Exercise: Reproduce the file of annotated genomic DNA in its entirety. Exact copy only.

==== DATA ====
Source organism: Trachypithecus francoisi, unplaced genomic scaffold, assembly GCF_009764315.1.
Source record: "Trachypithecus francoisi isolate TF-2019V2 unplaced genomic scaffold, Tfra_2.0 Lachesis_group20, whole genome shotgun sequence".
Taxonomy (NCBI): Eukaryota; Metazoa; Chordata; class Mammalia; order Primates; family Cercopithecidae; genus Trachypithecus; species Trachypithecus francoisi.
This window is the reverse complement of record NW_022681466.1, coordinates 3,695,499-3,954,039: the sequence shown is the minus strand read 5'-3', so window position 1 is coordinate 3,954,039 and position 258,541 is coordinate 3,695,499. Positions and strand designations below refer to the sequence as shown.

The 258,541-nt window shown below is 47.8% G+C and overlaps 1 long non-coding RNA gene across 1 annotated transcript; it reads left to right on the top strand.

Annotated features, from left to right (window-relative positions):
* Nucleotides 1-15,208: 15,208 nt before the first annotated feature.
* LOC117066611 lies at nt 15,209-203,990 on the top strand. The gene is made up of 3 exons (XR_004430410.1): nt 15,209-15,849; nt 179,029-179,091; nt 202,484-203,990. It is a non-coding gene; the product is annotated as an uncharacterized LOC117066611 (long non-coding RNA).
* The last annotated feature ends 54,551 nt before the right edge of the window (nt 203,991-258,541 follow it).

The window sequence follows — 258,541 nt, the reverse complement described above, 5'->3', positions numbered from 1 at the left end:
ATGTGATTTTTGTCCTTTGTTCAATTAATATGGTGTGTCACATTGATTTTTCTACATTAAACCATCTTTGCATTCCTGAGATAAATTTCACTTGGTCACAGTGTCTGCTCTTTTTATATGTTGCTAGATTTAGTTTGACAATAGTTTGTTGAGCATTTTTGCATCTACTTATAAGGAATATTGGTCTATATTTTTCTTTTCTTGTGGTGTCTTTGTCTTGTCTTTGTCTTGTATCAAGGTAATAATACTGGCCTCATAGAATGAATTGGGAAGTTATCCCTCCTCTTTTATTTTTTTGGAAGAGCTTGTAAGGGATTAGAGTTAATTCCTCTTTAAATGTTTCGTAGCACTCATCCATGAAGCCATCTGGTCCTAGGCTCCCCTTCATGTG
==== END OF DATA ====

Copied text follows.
Source organism: Trachypithecus francoisi, unplaced genomic scaffold, assembly GCF_009764315.1.
Source record: "Trachypithecus francoisi isolate TF-2019V2 unplaced genomic scaffold, Tfra_2.0 Lachesis_group20, whole genome shotgun sequence".
Taxonomy (NCBI): Eukaryota; Metazoa; Chordata; class Mammalia; order Primates; family Cercopithecidae; genus Trachypithecus; species Trachypithecus francoisi.
This window is the reverse complement of record NW_022681466.1, coordinates 3,695,499-3,954,039: the sequence shown is the minus strand read 5'-3', so window position 1 is coordinate 3,954,039 and position 258,541 is coordinate 3,695,499. Positions and strand designations below refer to the sequence as shown.

The 258,541-nt window shown below is 47.8% G+C and overlaps 1 long non-coding RNA gene across 1 annotated transcript; it reads left to right on the top strand.

Annotated features, from left to right (window-relative positions):
* Nucleotides 1-15,208: 15,208 nt before the first annotated feature.
* LOC117066611 lies at nt 15,209-203,990 on the top strand. The gene is made up of 3 exons (XR_004430410.1): nt 15,209-15,849; nt 179,029-179,091; nt 202,484-203,990. It is a non-coding gene; the product is annotated as an uncharacterized LOC117066611 (long non-coding RNA).
* The last annotated feature ends 54,551 nt before the right edge of the window (nt 203,991-258,541 follow it).

The window sequence follows — 258,541 nt, the reverse complement described above, 5'->3', positions numbered from 1 at the left end:
ATGTGATTTTTGTCCTTTGTTCAATTAATATGGTGTGTCACATTGATTTTTCTACATTAAACCATCTTTGCATTCCTGAGATAAATTTCACTTGGTCACAGTGTCTGCTCTTTTTATATGTTGCTAGATTTAGTTTGACAATAGTTTGTTGAGCATTTTTGCATCTACTTATAAGGAATATTGGTCTATATTTTTCTTTTCTTGTGGTGTCTTTGTCTTGTCTTTGTCTTGTATCAAGGTAATAATACTGGCCTCATAGAATGAATTGGGAAGTTATCCCTCCTCTTTTATTTTTTTGGAAGAGCTTGTAAGGGATTAGAGTTAATTCCTCTTTAAATGTTTCGTAGCACTCATCCATGAAGCCATCTGGTCCTAGGCTCCCCTTCATGTG